It could be suggested that due to the effect of the guns mentioned in the paragraph above, the reader can expect the intensity of the war. With the horrible pulverising effect of the guns on the opposing forces, the reader could imagine the stream of consciousness that the soldiers might have gone through and how secure and confident they now feel in their trenches as the enemy forces could hardly leap. They could only think of what would happen to them the as situation change against them. I believe this shows the effect of the reader’s sympathetic feelings towards the soldiers who faced life and death situations. The sentence length and the descriptive words capture this atmosphere.

From this perspective, I personally believe that the prolonged sentence signifies the extreme violence that took place as soon as the weapon was used. I also believe that perhaps, Barry is using the guns and other weapons as the blame for the whole war itself. Arguably, without these weapons the fellow men and soldiers would be powerless. Barry employs long sentences, active verbs, adjective and adverbs to create a scene of bombardment and how powerful warring soldier or armies can become under the influence of different weapons at their disposal.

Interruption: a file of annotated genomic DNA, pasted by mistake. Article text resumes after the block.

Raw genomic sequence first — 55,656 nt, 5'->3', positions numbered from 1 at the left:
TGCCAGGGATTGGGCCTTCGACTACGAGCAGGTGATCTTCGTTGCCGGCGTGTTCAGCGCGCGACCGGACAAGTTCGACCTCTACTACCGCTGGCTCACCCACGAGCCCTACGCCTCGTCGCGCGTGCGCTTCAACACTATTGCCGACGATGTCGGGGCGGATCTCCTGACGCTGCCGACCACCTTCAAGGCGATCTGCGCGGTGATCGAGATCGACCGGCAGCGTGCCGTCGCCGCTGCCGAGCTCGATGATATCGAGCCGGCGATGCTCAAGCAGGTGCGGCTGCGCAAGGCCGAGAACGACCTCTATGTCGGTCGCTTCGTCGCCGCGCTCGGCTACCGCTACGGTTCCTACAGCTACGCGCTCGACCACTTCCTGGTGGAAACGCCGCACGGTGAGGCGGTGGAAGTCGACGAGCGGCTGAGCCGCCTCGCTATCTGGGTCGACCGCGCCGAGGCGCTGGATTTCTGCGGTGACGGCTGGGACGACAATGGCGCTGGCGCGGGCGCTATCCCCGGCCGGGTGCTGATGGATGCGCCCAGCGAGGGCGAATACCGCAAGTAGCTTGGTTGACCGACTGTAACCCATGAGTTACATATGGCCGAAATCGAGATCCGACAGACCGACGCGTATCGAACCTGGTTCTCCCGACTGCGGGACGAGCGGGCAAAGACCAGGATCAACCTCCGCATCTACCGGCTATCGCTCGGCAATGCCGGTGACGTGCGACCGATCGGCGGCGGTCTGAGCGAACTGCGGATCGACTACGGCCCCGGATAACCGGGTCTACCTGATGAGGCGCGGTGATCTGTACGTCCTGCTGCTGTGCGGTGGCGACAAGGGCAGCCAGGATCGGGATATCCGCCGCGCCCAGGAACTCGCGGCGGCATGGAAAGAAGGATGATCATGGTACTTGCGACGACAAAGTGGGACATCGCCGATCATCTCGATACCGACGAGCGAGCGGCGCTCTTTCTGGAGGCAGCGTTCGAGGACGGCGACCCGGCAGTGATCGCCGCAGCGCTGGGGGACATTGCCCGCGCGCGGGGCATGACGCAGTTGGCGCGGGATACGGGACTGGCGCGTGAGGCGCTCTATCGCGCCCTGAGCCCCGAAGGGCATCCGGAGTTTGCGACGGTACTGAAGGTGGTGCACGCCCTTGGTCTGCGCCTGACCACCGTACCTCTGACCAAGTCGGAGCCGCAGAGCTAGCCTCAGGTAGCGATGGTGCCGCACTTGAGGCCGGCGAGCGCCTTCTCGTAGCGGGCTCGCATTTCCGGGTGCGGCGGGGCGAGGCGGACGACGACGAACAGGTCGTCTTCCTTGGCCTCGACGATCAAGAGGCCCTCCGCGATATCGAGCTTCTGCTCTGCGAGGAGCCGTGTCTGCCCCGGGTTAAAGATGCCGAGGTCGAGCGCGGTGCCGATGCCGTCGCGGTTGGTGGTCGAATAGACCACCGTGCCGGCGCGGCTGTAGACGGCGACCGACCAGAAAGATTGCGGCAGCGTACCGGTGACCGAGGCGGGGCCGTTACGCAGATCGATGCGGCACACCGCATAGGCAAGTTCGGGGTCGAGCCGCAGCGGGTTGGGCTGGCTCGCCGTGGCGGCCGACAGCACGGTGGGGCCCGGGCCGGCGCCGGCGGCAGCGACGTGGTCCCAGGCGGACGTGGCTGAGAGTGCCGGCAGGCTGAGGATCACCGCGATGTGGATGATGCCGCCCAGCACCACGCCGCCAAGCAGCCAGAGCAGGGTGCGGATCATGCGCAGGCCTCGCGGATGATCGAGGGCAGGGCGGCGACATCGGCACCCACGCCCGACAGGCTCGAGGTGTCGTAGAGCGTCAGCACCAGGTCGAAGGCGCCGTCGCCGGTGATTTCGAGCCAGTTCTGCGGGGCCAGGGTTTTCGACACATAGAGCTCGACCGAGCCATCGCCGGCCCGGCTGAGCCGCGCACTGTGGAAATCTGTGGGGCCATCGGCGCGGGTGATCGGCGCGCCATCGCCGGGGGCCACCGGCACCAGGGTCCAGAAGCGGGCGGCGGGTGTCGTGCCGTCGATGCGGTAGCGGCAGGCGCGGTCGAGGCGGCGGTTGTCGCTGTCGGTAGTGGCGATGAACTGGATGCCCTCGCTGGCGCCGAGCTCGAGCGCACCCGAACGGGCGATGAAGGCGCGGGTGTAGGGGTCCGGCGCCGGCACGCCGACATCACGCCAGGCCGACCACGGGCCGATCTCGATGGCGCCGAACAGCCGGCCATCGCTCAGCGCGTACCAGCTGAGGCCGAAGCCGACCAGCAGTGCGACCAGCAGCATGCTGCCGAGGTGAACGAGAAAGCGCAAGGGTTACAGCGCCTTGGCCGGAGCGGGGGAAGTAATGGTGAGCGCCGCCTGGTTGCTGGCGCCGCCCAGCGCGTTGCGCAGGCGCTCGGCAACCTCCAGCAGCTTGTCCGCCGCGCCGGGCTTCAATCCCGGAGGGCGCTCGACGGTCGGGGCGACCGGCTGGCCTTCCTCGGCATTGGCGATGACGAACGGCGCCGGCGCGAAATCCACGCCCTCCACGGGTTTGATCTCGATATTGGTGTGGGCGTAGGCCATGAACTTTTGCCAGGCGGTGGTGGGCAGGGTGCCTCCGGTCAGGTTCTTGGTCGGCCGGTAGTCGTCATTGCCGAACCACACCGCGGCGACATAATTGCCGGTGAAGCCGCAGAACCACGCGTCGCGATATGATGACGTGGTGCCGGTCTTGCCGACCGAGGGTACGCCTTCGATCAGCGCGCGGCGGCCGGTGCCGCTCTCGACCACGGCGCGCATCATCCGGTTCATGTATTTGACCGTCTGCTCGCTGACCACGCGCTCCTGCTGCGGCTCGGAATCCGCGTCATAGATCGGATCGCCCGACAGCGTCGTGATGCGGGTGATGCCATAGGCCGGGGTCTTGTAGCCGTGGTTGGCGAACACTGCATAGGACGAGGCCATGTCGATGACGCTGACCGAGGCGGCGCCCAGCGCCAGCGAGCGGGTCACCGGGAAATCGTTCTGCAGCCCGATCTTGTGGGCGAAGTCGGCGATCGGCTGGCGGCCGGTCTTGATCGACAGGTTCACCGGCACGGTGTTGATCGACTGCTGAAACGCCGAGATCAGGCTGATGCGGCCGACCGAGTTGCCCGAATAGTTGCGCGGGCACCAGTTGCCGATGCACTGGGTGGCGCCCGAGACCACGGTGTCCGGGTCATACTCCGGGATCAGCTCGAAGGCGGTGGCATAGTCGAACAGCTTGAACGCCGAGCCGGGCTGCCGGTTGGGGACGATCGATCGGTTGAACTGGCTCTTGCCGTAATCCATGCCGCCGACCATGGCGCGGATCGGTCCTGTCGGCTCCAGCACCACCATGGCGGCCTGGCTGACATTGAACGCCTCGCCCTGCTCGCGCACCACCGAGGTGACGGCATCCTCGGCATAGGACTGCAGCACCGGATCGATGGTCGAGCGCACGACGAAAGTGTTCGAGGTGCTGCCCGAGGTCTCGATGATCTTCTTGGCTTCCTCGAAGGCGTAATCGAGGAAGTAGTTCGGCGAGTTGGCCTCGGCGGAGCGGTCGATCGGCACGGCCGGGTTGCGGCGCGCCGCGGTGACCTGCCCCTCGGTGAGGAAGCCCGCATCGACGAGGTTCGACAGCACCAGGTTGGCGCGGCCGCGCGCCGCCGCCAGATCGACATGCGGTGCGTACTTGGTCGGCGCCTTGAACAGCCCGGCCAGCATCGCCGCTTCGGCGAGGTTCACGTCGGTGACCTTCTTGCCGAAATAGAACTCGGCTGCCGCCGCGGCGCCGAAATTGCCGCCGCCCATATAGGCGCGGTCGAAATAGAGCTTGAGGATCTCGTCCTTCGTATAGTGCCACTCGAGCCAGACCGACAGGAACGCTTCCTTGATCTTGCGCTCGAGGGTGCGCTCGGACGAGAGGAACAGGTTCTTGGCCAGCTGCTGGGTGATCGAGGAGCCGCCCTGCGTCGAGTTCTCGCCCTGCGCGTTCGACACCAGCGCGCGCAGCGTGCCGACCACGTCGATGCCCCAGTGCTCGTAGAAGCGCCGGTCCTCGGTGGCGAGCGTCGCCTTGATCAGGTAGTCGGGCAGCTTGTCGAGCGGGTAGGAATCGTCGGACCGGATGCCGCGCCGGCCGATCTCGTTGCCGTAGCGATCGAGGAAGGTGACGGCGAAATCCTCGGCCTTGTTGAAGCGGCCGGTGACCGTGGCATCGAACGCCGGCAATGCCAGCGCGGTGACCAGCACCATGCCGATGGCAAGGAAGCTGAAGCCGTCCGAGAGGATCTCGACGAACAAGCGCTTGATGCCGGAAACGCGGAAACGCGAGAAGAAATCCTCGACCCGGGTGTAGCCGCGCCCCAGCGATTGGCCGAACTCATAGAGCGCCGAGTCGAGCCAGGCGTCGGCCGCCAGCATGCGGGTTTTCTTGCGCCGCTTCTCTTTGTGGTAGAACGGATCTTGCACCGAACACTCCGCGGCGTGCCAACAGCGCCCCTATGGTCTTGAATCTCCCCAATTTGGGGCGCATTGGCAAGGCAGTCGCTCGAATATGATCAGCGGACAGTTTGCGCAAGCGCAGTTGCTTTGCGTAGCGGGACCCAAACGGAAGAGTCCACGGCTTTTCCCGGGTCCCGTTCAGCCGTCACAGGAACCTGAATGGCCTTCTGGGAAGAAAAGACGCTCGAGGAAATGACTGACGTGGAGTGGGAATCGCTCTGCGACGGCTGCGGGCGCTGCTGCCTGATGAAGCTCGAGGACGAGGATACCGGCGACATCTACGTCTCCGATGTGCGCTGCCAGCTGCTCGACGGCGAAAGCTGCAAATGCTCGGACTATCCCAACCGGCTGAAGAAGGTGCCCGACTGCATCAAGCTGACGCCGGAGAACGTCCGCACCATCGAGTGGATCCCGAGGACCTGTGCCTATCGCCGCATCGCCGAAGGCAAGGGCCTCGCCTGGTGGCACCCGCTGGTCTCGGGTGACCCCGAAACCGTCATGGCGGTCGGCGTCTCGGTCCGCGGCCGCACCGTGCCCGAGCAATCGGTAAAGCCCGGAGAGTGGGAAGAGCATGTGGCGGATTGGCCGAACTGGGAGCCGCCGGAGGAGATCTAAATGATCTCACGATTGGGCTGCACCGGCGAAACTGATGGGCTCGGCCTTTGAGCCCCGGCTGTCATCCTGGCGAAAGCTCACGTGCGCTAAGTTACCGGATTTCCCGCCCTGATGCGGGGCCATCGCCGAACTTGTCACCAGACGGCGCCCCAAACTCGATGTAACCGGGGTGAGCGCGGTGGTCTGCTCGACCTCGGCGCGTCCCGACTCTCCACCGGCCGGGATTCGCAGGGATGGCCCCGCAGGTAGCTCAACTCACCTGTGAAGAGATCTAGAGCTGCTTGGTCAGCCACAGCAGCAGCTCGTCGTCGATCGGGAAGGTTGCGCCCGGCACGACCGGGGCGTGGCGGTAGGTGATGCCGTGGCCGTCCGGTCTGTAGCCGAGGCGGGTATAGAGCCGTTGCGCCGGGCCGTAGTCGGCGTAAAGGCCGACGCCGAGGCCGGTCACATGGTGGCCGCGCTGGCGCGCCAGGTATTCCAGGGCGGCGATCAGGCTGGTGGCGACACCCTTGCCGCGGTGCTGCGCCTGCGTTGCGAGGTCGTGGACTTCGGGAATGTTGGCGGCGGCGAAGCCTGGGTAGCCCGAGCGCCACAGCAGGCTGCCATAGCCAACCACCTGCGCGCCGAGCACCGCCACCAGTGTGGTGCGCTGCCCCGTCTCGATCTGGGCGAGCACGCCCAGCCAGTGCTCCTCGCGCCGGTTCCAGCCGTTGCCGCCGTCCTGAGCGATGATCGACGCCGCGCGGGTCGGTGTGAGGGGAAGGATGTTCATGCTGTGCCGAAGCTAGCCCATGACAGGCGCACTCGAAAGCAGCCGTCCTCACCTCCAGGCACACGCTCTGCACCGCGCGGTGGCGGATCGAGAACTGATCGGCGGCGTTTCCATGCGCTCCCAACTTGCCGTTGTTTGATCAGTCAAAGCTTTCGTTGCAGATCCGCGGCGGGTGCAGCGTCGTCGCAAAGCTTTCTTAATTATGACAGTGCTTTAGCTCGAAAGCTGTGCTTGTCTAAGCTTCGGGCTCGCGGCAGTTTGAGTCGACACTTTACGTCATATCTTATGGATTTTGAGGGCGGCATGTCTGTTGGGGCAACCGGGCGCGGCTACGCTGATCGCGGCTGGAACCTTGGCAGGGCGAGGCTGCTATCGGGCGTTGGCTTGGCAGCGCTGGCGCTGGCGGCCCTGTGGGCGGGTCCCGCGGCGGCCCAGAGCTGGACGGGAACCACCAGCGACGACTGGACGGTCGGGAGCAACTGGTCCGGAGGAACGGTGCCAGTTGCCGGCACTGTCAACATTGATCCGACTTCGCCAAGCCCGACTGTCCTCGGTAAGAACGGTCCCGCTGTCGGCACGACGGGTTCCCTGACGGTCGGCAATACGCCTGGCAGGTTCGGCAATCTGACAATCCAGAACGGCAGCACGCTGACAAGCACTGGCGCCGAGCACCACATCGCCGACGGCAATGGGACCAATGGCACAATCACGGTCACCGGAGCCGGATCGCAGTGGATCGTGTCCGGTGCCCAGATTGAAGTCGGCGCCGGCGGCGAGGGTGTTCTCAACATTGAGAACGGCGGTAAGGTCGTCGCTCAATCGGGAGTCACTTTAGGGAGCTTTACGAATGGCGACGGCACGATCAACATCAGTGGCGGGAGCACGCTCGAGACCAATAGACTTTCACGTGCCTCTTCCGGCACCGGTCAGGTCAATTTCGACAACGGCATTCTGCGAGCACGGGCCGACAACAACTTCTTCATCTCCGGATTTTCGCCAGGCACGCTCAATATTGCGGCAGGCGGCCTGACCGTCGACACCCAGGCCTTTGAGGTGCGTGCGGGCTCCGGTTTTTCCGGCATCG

In the last but one paragraph of page 29, Barry used chremamorphism such as ‘beetroots rotting,’ to present horrors of war in relation to the death of some of the young and probably inexperienced soldiers like himself all in the spirit of patriotism. The impression created in this paragraph to the reader is that some of the dead and wounded soldiers were not evacuated and were left to die in their wounds on the battlefield or were made to feel like waste and probably, of no use to their country. Barry makes this comparative observation putting himself in that unfortunate trauma and in vocabularies or jargons that might probably not be readily understood by the foreign reader.